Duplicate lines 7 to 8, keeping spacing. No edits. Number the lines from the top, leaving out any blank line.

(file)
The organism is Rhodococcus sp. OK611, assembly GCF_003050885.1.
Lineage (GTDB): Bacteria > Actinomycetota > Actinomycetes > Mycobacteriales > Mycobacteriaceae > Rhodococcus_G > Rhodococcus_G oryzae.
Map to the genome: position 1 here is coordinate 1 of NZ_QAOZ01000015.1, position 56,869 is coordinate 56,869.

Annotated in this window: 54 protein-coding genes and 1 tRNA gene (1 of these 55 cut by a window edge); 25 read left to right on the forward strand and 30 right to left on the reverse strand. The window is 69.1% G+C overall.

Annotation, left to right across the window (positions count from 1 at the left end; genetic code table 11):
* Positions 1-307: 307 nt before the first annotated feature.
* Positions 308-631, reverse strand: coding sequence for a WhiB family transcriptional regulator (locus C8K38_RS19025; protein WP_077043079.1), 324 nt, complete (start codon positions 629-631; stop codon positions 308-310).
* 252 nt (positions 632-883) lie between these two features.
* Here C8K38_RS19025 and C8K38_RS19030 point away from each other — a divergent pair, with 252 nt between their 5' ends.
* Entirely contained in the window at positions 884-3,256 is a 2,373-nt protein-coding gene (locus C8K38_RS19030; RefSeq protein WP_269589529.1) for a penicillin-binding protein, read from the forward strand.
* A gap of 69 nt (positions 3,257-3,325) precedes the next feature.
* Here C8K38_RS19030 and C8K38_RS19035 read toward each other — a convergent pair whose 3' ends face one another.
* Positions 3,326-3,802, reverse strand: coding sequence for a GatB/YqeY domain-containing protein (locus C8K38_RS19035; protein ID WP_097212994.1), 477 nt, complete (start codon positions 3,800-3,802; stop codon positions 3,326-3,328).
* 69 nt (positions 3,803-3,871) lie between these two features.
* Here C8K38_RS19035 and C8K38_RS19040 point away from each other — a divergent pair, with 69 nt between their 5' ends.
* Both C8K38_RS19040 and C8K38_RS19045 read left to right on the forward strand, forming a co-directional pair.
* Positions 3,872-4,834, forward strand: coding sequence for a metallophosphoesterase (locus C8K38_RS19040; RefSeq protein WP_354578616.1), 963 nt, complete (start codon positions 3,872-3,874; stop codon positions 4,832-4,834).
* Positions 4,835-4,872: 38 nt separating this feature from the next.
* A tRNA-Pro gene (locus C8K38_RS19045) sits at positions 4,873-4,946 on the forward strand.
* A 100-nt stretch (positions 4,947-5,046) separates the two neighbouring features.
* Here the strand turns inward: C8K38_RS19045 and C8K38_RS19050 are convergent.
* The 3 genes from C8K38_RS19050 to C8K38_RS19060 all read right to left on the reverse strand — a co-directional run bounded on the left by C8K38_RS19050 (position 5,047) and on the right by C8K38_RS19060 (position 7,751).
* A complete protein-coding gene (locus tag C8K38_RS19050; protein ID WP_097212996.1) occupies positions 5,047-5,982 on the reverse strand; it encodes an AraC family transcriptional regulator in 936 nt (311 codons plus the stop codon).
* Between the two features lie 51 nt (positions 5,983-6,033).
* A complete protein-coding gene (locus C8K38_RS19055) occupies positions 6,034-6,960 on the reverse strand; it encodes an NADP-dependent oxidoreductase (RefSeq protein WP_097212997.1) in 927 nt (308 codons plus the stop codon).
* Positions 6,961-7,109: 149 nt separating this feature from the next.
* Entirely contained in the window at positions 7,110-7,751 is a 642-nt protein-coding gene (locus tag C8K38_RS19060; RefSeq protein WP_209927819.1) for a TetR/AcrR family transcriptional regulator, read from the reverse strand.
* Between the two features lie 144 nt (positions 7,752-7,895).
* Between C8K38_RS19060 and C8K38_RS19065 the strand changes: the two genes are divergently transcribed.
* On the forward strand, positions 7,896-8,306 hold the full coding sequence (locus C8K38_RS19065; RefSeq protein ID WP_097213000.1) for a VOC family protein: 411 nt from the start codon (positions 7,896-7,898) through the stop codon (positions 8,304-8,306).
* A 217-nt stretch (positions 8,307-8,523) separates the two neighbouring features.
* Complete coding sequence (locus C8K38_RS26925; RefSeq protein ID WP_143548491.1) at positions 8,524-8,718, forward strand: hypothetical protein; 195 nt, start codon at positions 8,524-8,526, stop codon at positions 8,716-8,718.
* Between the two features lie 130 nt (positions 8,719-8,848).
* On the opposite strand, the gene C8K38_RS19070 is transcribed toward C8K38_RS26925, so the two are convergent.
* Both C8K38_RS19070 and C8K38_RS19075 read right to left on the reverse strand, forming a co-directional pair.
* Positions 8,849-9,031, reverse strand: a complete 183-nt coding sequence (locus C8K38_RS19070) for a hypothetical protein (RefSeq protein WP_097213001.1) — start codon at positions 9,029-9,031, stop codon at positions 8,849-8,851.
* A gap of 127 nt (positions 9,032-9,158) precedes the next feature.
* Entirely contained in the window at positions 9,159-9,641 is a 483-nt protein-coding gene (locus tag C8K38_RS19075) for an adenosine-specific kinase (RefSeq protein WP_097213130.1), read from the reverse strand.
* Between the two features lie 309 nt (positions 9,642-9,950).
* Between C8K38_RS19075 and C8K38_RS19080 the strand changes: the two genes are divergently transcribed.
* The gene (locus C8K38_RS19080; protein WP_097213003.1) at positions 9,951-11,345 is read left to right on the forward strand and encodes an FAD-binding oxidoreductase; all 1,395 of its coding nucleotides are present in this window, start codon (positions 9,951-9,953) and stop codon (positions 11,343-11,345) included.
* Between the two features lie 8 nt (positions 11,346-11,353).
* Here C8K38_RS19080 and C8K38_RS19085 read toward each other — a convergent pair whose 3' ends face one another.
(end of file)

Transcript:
* Positions 308-631, reverse strand: coding sequence for a WhiB family transcriptional regulator (locus C8K38_RS19025; protein WP_077043079.1), 324 nt, complete (start codon positions 629-631; stop codon positions 308-310).
* 252 nt (positions 632-883) lie between these two features.